My thoughts on foreign aid should be clear from this blog. I favor policies that foster economic growth over direct aid. However, a disaster like this is an obvious exception. The Marginal Revolution blog has put up one excellent post after another since the earthquake hit. I suggest you scroll through and a read a few of them such as this one with advice on the best ways to provide aid.

As many have pointed out, there really is no such thing as the country of Haiti anymore. The fragile (and corrupt) pseudo-democratic institutions that existed are gone (literally). Tyler Cowen has a very interesting perspective on what this means for the Obama administration. Reconstruction is going to take years and it’s likely the US will take the lead at a time when the administration lacks both the dollars and the political capital to sustain such an effort. He even goes so far as to say that Obama stands a higher chance of being a one-term president.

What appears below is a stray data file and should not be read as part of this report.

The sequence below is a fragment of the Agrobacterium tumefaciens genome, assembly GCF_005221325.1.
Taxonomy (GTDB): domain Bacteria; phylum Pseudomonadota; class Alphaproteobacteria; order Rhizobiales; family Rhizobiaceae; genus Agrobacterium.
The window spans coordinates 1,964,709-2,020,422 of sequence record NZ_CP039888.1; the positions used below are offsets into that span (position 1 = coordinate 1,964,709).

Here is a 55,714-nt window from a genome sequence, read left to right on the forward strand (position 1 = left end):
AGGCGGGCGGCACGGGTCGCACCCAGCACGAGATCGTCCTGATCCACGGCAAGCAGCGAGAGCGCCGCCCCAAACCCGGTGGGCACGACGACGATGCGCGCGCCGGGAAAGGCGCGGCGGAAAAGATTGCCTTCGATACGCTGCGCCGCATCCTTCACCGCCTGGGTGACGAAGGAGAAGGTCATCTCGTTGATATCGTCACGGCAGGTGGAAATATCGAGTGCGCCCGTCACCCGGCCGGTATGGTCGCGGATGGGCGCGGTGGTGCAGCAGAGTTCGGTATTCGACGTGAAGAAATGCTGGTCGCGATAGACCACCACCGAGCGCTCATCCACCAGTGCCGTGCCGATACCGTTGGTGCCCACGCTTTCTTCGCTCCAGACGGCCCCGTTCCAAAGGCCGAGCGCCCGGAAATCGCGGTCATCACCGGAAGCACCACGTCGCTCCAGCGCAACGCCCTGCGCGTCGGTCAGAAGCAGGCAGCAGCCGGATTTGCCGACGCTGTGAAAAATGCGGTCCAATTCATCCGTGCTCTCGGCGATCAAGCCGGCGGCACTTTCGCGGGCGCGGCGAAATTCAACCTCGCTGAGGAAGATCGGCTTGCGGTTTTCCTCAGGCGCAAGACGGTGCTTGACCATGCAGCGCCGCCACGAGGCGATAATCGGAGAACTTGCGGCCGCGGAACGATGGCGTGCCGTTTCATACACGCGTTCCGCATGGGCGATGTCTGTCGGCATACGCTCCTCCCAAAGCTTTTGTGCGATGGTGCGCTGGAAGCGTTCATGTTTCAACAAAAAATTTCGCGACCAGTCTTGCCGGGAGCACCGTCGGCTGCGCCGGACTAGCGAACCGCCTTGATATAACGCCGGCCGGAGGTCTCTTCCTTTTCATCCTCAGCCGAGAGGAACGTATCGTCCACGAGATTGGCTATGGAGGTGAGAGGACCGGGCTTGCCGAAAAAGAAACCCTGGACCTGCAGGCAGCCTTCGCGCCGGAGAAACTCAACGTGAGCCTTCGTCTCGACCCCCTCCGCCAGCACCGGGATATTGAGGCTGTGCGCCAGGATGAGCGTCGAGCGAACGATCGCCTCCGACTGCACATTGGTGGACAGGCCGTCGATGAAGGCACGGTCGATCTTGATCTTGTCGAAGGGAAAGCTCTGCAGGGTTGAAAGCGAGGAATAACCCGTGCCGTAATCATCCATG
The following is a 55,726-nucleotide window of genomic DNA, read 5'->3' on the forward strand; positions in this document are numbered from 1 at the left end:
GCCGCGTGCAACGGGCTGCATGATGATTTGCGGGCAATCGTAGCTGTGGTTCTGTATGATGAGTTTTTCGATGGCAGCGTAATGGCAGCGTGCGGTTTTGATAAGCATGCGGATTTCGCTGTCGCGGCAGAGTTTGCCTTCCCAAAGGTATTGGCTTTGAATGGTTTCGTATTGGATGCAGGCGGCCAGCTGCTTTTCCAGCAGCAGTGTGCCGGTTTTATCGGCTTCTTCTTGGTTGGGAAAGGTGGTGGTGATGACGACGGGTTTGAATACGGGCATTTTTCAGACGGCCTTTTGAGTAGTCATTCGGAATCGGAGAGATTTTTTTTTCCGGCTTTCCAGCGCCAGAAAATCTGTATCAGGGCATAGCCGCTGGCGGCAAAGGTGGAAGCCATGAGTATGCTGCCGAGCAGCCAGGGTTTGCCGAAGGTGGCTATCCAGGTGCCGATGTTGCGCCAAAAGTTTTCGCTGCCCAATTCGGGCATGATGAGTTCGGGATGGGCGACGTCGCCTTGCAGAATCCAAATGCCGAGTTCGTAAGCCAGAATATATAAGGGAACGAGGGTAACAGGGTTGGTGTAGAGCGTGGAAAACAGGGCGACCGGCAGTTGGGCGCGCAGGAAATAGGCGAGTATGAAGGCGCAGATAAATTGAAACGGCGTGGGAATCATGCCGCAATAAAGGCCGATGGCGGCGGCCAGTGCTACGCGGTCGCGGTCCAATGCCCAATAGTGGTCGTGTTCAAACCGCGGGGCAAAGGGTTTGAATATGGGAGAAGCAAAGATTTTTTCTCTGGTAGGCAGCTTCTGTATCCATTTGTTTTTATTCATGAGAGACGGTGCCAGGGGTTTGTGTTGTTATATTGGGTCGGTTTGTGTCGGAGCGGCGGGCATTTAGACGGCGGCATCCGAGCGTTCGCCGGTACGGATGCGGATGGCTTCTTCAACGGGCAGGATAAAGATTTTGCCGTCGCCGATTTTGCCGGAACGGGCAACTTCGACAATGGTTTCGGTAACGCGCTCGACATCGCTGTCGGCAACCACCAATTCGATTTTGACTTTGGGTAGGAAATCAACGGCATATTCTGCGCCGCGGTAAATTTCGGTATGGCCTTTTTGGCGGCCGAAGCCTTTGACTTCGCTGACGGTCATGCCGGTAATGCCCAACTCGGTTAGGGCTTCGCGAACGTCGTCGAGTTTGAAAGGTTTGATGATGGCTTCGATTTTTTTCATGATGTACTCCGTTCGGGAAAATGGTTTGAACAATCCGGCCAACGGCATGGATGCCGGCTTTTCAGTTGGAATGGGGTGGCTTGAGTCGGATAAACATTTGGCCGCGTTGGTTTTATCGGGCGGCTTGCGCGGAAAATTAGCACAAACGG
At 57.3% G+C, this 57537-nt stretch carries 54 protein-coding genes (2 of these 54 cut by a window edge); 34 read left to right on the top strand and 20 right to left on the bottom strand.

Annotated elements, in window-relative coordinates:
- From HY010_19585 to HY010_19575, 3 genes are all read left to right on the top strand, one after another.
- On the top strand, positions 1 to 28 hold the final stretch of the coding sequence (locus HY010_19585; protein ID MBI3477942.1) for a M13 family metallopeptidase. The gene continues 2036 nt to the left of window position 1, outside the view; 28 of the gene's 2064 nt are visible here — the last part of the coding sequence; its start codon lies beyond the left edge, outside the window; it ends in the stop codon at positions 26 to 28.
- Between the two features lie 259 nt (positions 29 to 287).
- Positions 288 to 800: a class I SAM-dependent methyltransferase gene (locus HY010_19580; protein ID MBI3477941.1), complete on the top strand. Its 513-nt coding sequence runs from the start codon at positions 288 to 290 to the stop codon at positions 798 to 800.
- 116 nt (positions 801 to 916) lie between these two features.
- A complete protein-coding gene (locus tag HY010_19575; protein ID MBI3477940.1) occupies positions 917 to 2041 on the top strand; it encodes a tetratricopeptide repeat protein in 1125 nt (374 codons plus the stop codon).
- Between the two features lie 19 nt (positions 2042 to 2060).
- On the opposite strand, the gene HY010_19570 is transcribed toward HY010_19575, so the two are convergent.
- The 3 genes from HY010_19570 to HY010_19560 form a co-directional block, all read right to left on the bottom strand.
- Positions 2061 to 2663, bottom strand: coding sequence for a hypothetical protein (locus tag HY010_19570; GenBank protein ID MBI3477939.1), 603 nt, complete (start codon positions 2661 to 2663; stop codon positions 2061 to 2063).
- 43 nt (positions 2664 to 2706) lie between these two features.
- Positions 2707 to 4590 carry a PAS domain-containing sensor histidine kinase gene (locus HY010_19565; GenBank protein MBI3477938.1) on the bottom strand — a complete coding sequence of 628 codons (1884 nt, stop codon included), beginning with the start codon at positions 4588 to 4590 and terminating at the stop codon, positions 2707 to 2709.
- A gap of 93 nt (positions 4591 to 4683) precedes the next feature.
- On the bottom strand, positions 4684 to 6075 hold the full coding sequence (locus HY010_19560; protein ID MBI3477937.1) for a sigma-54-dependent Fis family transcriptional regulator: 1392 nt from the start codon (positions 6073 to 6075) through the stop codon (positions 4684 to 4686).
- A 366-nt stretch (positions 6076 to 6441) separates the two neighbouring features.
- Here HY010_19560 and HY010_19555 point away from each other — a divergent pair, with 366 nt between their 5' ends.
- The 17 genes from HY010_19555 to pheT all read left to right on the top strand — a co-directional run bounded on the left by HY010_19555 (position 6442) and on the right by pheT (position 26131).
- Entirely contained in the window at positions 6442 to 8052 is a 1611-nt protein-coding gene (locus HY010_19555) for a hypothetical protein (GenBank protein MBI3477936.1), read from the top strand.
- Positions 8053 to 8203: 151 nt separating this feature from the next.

Obama will (and should) do something about this situation.  First, I believe he sincerely wants to help but also he cannot ignore his African-American constituency, especially after former President Clinton devoted so much attention to Haiti and especially if health care reform doesn’t go through as planned.  Yet he will have a festering situation on his hands for the rest of his term.  If “looting” (a bad word in this context) increases or continues, how quickly will the American people lose sympathy with the Haitians?  How can the “reconstruction” possibly go well?  Ugly gang rule isn’t even the worst case scenario.

Obama now stands a higher chance of being a one-term President.  Foreign aid programs are especially unpopular, especially relative to their small fiscal cost.  Have you noticed how Rush Limbaugh and others are already making their rhetoric uglier than usual?  It will be a test of the American populace; at what point will people start whispering that he is “favoring the other blacks”?

Just as it’s not easy to pull out of Iraq or Afghanistan, it won’t be easy to pull out of Haiti.

Posted by: Bill | January 19, 2010

What I learned on the Internet